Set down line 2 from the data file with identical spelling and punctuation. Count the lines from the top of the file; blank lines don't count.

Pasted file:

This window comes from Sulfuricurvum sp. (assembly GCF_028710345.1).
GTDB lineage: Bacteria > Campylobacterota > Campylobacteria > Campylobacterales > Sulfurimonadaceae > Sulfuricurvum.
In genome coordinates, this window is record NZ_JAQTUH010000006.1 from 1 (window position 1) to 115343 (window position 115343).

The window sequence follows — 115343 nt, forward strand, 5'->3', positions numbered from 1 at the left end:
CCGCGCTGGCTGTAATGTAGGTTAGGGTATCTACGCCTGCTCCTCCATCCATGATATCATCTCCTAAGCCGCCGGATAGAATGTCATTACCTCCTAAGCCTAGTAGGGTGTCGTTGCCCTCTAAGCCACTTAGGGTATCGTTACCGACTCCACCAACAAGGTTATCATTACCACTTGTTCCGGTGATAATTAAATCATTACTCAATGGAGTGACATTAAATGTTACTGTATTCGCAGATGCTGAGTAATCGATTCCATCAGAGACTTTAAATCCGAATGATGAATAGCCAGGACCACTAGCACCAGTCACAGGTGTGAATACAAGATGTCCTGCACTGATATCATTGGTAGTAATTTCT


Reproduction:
GTDB lineage: Bacteria > Campylobacterota > Campylobacteria > Campylobacterales > Sulfurimonadaceae > Sulfuricurvum.